The ‘Tiger’s Nest Monastery’ is one of the Himalaya’s most incredible sites, miraculously perched on the side of a sheer cliff 900m above the floor of Paro valley. Visiting is the goal of every visitor to Bhutan and while getting there involves a bit of uphill legwork, it’s well worth the effort. The monastery is a sacred site, so act with respect. Bags, phones, and cameras have to be deposited at the entrance, where your guide will register with the army.
After a visit to Paro’s weekend market or Druk Choeding temple, it’s well worth wandering down to this local archery ground to see if there’s a traditional archery game on.
The road from Haa to Chhuzom allows an alternative to returning to Paro over the Cheli La, and offers a short cut if you are heading directly from Haa to Thimphu or Phuentsholing. There are several little-visited sights to explore en route.
Punakha Dzong is arguably the most beautiful dzong in the country, especially in spring when the lilac-colored jacaranda trees bring a lush sensuality to the dzong’s characteristically towering whitewashed walls. This dzong was the second to be built in Bhutan and it served as the capital and seat of government until the mid-1950s. All of Bhutan’s kings have been crowned here. The dzong is still the winter residence of the rats hang (official monk body).
Thimphu’s best museum is part of the Royal Textile Academy and is the place to learn about Bhutan’s living national art of thagzo (weaving). The ground floor focuses on royal gho s, including the wedding clothes worn by the fourth king and his four wives. The upper floor introduces the major weaving techniques, styles of local dress and type of textiles made by women and men. The museum shop offers some interesting books and fine textiles. No photography.
The Bumthang region encompasses four major valleys: Chokhor, Tang, Ura and Chhume. Because the dzongs and the most important temples are in the large Chokhor valley, it is commonly referred to as the Bumthang valley.
There are two versions of the origin of the name Bumthang. The valley is supposed to be shaped like a bumpa, the vessel of holy water that is usually found on the altar of a lhakhang. Thang means ‘field’ or ‘flat place’. The less respectful translation relates to the particularly beautiful women who live here – bum means ‘girl’.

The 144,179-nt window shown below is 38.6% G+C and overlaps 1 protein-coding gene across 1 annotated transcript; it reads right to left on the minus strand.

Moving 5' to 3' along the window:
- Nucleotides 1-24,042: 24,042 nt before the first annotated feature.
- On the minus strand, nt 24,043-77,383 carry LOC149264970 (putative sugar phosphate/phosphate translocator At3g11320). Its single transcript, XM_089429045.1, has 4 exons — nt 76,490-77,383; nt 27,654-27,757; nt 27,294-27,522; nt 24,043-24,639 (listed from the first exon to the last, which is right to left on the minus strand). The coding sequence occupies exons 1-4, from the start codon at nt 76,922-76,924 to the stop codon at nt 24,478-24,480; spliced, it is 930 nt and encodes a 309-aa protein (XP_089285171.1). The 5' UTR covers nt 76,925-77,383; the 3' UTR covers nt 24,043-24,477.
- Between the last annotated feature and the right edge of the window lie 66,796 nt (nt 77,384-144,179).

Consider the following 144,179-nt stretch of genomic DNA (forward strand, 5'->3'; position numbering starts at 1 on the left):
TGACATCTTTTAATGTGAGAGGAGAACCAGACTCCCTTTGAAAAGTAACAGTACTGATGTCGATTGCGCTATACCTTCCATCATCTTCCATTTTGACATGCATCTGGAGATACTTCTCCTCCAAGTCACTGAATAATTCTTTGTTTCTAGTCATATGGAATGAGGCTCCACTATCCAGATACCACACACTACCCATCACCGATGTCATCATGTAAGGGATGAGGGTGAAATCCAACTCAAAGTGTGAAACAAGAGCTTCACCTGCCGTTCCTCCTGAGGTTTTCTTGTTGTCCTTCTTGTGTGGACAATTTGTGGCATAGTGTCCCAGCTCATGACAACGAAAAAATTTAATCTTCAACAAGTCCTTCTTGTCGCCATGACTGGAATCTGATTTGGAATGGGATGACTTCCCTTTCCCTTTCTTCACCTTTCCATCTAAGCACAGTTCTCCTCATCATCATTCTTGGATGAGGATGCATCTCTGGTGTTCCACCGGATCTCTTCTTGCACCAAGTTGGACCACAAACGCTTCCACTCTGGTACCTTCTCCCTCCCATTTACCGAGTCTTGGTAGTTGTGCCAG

Perched above Paro Dzong is its ta dzong (watchtower), built in 1649 to protect the undefended dzong and renovated in 1968 to house the National Museum. The unusual round building is said to be in the shape of a conch shell, with 2.5m-thick walls. The ta dzong suffered damage in the 2011 earthquake but is due to reopen in 2016 as the nation’s premier museum. Until then a sample of the exhibits are currently on display in an adjacent annexe.
This commanding dzong, high above the roaring Mangde Chhu, is perhaps the most spectacularly sited dzong in Bhutan, with a sheer drop to the south that often just disappears into cloud and mist. The rambling assemblage of buildings that comprises the dzong trails down the ridge and is connected by a succession of alley-like corridors, wide stone stairs and beautiful paved courtyards. The southernmost part of the dzong, Chorten Lhakhang, is the location of the first hermitage, built in 1543.
Thimphu’s ‘Weekend Market’ occupies the west bank of the Wang Chhu, just north of Changlimithang Stadium. Vendors from throughout the region start arriving on Thursday and remain until Sunday night. Most people combine a visit here with some souvenir shopping in the nearby Handicrafts Market . The incense area is one of the more interesting sections, full of deliciously aromatic raw ingredients and pink cubes of camphor and saffron that are used to flavour the holy water given to pilgrims in lhakhangs.
This splendid dzong, north of the city on the west bank of the Wang Chhu, seems to fit seamlessly into the valley, lending the city both regal splendour and monastic weight. The dzong was the site of the lavish formal coronation of the fifth king in 2008 and hosts the city’s biggest annual bash, the colourful tsechu festivities.
The building you see is actually not the original Thimphu dzong. In 1216 Lama Gyalwa Lhanangpa built Dho-Ngen Dzong (Blue Stone Dzong) on the hill above Thimphu where Dechen Phodrang now stands. A few years later Lama Phajo Drukgom Shigpo, who brought the Drukpa Kagyu lineage to Bhutan, took over the dzong. In 1641 the Zhabdrung acquired the dzong from the descendants of Lama Phajo and renamed it Trashi Chhoe Dzong (Fortress of the Glorious Religion). He arranged to house both monks and civil officials in the dzong, but it was too small, so he built another dzong lower down in the valley for the civil officials. The 13th Druk Desi, Chhogyel Sherab Wangchuck (1744–63), later enlarged Trashi Chhoe Dzong so that it could again accommodate both civil officials and monks.